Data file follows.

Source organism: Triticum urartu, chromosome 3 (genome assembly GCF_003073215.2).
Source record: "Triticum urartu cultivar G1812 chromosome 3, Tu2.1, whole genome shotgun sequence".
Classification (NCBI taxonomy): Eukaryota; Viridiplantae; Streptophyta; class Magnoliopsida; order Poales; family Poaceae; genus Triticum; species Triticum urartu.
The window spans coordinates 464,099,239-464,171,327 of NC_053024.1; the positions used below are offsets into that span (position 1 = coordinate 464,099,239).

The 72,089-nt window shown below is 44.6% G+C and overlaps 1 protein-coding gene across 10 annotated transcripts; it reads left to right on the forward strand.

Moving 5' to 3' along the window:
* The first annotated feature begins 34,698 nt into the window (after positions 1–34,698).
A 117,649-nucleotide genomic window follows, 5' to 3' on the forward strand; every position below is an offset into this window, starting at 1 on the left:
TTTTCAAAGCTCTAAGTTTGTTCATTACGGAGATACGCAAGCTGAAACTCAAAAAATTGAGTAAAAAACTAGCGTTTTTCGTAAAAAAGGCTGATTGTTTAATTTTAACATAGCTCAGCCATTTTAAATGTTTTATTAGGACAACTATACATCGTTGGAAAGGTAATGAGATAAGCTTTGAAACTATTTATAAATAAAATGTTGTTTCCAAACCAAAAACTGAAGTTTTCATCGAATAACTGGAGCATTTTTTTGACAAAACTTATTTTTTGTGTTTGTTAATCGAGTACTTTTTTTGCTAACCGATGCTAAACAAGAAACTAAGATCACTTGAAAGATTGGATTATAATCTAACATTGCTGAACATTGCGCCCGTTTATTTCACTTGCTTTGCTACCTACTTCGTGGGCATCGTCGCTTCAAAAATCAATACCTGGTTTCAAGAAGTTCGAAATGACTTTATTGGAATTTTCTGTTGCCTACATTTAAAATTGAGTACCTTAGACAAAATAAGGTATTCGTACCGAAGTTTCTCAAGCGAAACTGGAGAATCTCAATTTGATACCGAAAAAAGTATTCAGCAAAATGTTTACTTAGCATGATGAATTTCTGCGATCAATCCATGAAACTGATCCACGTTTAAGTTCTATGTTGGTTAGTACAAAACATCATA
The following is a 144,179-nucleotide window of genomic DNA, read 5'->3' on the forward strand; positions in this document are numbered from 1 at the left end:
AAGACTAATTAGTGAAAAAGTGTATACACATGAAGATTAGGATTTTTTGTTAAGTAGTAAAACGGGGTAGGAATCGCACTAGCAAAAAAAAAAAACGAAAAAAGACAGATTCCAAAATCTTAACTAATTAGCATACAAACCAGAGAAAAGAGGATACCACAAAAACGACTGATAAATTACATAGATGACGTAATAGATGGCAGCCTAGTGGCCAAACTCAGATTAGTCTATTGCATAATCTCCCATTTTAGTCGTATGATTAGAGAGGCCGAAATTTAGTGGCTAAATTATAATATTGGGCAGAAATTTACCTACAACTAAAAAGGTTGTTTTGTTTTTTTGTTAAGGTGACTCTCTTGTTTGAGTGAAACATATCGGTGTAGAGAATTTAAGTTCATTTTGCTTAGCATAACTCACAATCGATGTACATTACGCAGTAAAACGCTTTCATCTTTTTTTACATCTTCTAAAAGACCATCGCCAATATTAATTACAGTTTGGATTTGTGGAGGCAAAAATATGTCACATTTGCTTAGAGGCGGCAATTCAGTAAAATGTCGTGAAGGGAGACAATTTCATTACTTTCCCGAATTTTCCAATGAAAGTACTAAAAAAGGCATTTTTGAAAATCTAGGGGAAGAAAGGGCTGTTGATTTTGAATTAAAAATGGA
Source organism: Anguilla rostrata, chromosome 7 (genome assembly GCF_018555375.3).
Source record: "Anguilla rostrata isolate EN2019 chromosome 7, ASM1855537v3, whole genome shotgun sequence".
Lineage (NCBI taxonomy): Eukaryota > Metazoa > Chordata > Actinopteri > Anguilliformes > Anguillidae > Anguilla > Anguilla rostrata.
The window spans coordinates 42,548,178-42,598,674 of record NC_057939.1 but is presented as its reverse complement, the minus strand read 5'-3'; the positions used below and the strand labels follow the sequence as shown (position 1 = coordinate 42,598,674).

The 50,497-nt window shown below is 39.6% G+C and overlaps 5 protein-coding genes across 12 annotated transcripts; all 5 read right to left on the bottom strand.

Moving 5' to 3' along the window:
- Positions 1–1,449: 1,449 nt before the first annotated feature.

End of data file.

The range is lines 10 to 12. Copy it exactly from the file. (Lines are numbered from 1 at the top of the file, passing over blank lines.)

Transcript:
The following is a 144,179-nucleotide window of genomic DNA, read 5'->3' on the forward strand; positions in this document are numbered from 1 at the left end:
AAGACTAATTAGTGAAAAAGTGTATACACATGAAGATTAGGATTTTTTGTTAAGTAGTAAAACGGGGTAGGAATCGCACTAGCAAAAAAAAAAAACGAAAAAAGACAGATTCCAAAATCTTAACTAATTAGCATACAAACCAGAGAAAAGAGGATACCACAAAAACGACTGATAAATTACATAGATGACGTAATAGATGGCAGCCTAGTGGCCAAACTCAGATTAGTCTATTGCATAATCTCCCATTTTAGTCGTATGATTAGAGAGGCCGAAATTTAGTGGCTAAATTATAATATTGGGCAGAAATTTACCTACAACTAAAAAGGTTGTTTTGTTTTTTTGTTAAGGTGACTCTCTTGTTTGAGTGAAACATATCGGTGTAGAGAATTTAAGTTCATTTTGCTTAGCATAACTCACAATCGATGTACATTACGCAGTAAAACGCTTTCATCTTTTTTTACATCTTCTAAAAGACCATCGCCAATATTAATTACAGTTTGGATTTGTGGAGGCAAAAATATGTCACATTTGCTTAGAGGCGGCAATTCAGTAAAATGTCGTGAAGGGAGACAATTTCATTACTTTCCCGAATTTTCCAATGAAAGTACTAAAAAAGGCATTTTTGAAAATCTAGGGGAAGAAAGGGCTGTTGATTTTGAATTAAAAATGGA
Source organism: Anguilla rostrata, chromosome 7 (genome assembly GCF_018555375.3).